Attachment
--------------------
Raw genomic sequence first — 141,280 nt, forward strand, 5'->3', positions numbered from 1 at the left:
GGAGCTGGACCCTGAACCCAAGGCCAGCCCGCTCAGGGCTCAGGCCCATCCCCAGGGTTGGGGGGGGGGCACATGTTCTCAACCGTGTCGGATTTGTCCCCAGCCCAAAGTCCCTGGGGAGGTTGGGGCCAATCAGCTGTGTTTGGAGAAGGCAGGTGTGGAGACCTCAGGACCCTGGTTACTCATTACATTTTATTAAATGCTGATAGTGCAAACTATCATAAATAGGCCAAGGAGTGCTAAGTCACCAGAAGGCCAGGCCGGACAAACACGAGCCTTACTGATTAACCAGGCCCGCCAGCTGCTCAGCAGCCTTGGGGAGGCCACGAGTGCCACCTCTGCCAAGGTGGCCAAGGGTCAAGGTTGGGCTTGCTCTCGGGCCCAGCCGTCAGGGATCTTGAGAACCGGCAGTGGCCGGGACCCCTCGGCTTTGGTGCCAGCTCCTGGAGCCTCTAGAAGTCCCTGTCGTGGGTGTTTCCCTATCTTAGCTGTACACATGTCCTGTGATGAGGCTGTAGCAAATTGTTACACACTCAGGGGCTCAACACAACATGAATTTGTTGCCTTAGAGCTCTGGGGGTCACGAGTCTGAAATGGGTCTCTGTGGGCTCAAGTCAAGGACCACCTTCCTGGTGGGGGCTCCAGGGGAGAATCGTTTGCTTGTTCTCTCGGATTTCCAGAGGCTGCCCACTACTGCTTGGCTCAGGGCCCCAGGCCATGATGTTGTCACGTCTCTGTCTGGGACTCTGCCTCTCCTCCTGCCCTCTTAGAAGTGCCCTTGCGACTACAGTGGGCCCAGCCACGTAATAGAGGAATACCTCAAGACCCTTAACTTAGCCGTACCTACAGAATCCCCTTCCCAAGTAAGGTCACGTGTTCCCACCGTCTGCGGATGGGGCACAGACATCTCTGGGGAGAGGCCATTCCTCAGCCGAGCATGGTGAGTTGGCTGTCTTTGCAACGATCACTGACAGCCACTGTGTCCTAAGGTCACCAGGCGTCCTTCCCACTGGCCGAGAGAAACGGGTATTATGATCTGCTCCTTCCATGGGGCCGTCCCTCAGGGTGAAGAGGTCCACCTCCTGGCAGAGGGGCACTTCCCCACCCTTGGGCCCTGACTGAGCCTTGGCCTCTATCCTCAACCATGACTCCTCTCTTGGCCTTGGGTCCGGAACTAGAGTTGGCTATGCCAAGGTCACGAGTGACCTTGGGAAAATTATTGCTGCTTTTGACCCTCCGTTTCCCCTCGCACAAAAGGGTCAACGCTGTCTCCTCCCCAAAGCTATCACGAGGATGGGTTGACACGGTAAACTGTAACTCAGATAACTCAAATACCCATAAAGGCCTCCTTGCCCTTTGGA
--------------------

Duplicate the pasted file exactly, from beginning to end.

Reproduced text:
Raw genomic sequence first — 141,280 nt, forward strand, 5'->3', positions numbered from 1 at the left:
GGAGCTGGACCCTGAACCCAAGGCCAGCCCGCTCAGGGCTCAGGCCCATCCCCAGGGTTGGGGGGGGGGCACATGTTCTCAACCGTGTCGGATTTGTCCCCAGCCCAAAGTCCCTGGGGAGGTTGGGGCCAATCAGCTGTGTTTGGAGAAGGCAGGTGTGGAGACCTCAGGACCCTGGTTACTCATTACATTTTATTAAATGCTGATAGTGCAAACTATCATAAATAGGCCAAGGAGTGCTAAGTCACCAGAAGGCCAGGCCGGACAAACACGAGCCTTACTGATTAACCAGGCCCGCCAGCTGCTCAGCAGCCTTGGGGAGGCCACGAGTGCCACCTCTGCCAAGGTGGCCAAGGGTCAAGGTTGGGCTTGCTCTCGGGCCCAGCCGTCAGGGATCTTGAGAACCGGCAGTGGCCGGGACCCCTCGGCTTTGGTGCCAGCTCCTGGAGCCTCTAGAAGTCCCTGTCGTGGGTGTTTCCCTATCTTAGCTGTACACATGTCCTGTGATGAGGCTGTAGCAAATTGTTACACACTCAGGGGCTCAACACAACATGAATTTGTTGCCTTAGAGCTCTGGGGGTCACGAGTCTGAAATGGGTCTCTGTGGGCTCAAGTCAAGGACCACCTTCCTGGTGGGGGCTCCAGGGGAGAATCGTTTGCTTGTTCTCTCGGATTTCCAGAGGCTGCCCACTACTGCTTGGCTCAGGGCCCCAGGCCATGATGTTGTCACGTCTCTGTCTGGGACTCTGCCTCTCCTCCTGCCCTCTTAGAAGTGCCCTTGCGACTACAGTGGGCCCAGCCACGTAATAGAGGAATACCTCAAGACCCTTAACTTAGCCGTACCTACAGAATCCCCTTCCCAAGTAAGGTCACGTGTTCCCACCGTCTGCGGATGGGGCACAGACATCTCTGGGGAGAGGCCATTCCTCAGCCGAGCATGGTGAGTTGGCTGTCTTTGCAACGATCACTGACAGCCACTGTGTCCTAAGGTCACCAGGCGTCCTTCCCACTGGCCGAGAGAAACGGGTATTATGATCTGCTCCTTCCATGGGGCCGTCCCTCAGGGTGAAGAGGTCCACCTCCTGGCAGAGGGGCACTTCCCCACCCTTGGGCCCTGACTGAGCCTTGGCCTCTATCCTCAACCATGACTCCTCTCTTGGCCTTGGGTCCGGAACTAGAGTTGGCTATGCCAAGGTCACGAGTGACCTTGGGAAAATTATTGCTGCTTTTGACCCTCCGTTTCCCCTCGCACAAAAGGGTCAACGCTGTCTCCTCCCCAAAGCTATCACGAGGATGGGTTGACACGGTAAACTGTAACTCAGATAACTCAAATACCCATAAAGGCCTCCTTGCCCTTTGGA